It’s been a great decade for streaming media players, according to research from Parks Associates. The firm found that streaming media player penetration has risen from 6% among U.S. broadband households in 2010 to almost 40% at the beginning of this year.
The research also looks at the competitive landscape. It found that Amazon’s share rose by 4% over last year at the expense of Google’s share. Roku held steady at 37%.
Streaming Media Player Penetration
“Since their inception about a decade ago, consumers have purchased streaming media players due to their modern and friendly user-interfaces, wide app support, and low cost, making them easier to upgrade and replace than a television set,” Kristen Hanich, a Research Analyst for Parks Associates, said in a press release. “In terms of usability, consumers score Roku, Apple TV, and Amazon’s Fire TV highly. When ranking these devices, Roku leads in multiple usability categories, while the Apple TV leads in terms of gaming and the ability to purchase content. Amazon’s Fire TV has moved up to second place in the ease-of-setup category and is close to the Apple TV’s score in several more, including ease of finding something to watch and ease of purchasing content, which could account in part for its growing market share.”
The research says that more than half of U.S. broadband households own smart TVs. The key to the direct competition between streaming media players and smart TVs is ease of use. The use of gaming consoles for video has declined.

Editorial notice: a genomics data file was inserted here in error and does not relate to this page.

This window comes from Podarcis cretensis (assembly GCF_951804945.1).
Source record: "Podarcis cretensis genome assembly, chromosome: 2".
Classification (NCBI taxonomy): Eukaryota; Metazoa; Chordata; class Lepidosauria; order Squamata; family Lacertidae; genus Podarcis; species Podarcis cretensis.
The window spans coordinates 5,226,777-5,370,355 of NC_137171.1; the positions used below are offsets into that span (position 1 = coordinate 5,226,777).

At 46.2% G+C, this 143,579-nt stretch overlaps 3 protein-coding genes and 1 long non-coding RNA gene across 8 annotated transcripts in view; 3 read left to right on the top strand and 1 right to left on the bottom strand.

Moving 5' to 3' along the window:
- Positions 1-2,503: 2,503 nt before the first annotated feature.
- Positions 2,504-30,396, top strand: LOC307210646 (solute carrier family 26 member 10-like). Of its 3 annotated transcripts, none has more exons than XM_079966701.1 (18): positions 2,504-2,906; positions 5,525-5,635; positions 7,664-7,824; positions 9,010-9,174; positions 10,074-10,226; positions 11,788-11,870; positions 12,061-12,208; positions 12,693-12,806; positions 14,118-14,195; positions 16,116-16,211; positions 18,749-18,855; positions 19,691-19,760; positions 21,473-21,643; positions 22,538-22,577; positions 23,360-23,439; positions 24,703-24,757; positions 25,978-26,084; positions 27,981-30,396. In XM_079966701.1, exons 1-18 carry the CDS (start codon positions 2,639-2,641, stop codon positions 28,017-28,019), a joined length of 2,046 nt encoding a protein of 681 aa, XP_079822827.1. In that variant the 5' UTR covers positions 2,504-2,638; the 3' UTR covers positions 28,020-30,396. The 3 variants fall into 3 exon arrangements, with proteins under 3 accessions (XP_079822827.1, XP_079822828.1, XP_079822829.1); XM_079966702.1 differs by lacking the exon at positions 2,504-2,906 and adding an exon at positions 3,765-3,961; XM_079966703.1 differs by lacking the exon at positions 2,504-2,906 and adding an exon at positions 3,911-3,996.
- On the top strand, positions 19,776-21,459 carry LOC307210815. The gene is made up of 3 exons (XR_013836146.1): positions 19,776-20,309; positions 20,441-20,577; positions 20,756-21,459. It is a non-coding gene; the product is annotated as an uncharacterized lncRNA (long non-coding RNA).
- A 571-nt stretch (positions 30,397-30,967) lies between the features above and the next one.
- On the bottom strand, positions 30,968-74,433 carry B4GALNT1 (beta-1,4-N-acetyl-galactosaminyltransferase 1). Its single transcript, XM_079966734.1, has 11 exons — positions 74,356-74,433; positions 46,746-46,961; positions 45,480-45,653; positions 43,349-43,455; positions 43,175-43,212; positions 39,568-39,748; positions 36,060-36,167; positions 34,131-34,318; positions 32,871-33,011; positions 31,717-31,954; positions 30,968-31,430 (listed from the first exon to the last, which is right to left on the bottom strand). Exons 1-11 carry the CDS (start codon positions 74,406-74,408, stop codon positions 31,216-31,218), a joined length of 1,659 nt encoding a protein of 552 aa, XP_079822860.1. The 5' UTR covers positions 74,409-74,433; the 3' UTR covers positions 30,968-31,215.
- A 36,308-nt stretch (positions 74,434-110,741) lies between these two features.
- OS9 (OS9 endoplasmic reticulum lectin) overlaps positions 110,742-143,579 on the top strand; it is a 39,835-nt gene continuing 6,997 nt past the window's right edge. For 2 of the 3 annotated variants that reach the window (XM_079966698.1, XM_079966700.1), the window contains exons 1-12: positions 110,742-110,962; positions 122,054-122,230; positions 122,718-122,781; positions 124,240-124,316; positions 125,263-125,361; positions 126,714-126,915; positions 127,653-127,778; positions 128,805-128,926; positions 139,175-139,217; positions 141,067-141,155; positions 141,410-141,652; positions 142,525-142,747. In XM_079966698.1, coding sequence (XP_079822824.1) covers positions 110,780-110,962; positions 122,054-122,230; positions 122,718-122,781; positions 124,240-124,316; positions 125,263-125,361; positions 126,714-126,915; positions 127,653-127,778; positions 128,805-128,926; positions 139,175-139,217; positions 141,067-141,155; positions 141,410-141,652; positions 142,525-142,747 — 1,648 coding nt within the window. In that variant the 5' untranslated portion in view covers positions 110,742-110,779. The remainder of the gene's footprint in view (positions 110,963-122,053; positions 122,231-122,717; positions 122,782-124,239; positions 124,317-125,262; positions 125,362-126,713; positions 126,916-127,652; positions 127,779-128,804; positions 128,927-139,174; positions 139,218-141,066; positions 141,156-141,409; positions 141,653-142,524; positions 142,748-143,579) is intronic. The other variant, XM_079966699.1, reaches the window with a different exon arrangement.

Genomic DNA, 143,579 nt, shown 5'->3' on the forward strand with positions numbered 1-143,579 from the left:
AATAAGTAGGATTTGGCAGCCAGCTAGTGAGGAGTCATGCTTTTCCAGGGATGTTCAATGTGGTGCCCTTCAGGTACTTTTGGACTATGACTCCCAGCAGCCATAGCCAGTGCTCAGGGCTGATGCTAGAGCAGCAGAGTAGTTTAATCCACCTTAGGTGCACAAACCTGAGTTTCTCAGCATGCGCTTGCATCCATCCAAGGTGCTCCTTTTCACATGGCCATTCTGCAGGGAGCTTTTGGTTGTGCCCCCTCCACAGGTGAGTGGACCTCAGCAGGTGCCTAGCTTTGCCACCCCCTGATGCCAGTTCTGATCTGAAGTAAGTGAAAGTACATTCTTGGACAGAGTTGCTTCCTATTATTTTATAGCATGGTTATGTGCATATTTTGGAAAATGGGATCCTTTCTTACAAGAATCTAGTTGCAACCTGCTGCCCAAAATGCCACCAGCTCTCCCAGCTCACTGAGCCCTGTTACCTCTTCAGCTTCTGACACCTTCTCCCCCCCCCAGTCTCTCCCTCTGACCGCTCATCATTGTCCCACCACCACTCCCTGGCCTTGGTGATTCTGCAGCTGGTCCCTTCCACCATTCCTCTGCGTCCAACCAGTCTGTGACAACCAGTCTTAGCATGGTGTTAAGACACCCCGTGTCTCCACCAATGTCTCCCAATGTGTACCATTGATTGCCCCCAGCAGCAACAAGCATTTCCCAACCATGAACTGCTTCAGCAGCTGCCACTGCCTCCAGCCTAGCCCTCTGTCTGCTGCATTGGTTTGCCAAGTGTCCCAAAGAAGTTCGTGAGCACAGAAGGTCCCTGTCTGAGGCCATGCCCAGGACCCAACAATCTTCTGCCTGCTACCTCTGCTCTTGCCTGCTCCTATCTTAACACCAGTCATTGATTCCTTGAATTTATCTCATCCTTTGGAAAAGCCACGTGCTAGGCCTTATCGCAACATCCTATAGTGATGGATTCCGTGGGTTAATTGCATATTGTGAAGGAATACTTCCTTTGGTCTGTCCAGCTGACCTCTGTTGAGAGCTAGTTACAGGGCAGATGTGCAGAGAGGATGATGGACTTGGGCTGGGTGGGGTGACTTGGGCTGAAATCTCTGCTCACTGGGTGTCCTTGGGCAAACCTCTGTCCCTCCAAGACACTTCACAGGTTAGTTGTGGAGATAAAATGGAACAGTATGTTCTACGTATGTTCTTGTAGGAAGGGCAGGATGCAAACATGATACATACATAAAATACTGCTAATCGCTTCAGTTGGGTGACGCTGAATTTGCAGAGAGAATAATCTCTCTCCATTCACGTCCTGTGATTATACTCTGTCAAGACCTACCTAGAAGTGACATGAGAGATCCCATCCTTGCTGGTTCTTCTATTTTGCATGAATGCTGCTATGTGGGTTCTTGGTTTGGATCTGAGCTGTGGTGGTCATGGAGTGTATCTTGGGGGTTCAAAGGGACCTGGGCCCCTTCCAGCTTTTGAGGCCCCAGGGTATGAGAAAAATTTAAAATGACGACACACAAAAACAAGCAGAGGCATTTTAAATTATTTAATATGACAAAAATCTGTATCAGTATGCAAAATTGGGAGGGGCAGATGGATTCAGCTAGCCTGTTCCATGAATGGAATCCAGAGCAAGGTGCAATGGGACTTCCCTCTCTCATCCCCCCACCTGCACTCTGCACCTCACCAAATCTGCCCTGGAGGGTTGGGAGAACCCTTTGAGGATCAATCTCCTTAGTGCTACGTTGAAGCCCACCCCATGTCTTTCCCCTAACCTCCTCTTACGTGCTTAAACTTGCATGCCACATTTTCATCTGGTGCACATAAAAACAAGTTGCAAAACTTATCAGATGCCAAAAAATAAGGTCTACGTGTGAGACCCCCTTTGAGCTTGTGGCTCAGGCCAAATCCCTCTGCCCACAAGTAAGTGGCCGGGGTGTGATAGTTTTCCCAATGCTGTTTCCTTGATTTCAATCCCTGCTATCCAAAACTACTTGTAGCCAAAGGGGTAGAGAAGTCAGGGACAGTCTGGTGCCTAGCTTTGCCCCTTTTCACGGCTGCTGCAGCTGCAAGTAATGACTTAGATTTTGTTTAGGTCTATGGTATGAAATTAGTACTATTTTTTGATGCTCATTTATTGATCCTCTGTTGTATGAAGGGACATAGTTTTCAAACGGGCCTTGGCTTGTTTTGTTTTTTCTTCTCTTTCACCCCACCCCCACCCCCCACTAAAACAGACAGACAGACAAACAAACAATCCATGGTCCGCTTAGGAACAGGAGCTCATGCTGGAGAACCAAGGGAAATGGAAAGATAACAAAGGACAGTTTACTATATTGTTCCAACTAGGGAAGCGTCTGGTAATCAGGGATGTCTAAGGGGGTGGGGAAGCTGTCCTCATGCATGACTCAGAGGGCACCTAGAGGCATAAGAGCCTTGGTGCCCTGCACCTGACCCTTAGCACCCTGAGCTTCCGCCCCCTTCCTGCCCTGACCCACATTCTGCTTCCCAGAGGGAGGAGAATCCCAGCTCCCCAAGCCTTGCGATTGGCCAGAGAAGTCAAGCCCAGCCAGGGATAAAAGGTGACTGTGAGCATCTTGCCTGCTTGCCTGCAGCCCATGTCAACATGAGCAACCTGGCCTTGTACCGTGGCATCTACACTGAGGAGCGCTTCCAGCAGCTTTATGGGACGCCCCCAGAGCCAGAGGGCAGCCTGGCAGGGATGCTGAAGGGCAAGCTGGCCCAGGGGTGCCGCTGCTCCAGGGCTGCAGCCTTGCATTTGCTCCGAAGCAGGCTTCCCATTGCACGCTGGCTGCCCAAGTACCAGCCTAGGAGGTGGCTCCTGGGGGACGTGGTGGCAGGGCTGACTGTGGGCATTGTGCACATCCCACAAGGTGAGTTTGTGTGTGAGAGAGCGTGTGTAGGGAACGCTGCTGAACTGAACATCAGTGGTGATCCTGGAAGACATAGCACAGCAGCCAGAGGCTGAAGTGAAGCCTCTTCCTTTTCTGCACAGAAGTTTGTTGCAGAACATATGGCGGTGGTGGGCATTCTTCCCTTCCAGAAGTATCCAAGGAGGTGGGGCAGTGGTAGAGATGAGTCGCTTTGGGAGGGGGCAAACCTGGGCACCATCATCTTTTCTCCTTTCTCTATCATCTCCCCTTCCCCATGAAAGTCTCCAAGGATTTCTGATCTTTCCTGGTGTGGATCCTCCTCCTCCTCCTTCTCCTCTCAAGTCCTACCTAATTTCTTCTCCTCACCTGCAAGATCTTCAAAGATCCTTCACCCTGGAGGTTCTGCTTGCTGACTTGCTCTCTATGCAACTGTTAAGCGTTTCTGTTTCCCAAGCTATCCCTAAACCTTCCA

- More than 70% of streaming media player (SMP) owners use their devices at least once per week, compared to 59% of smart TV owners.
- 44% of SMP owners use their device daily as compared to 37% of smart TV owners.
- Almost 50% of smart TV owners also own a streaming media player.
- Between 2015 and 2017, flat-panel purchases including 4K/Ultra HD technology rose from 14% to 30% among U.S. broadband households.
Last August, Parks said that Roku devices were owned and used by 37% of broadband homes in the United States during the first quarter of 2017. That was a 4% increase compared to the first quarter of 2016.
It hasn’t been totally smooth sailing for the category. In February, Consumer Reports posted a story that questioned the security of Roku devices. The critiques were that the devices can be taken over by hackers and that they can provide too much information about users.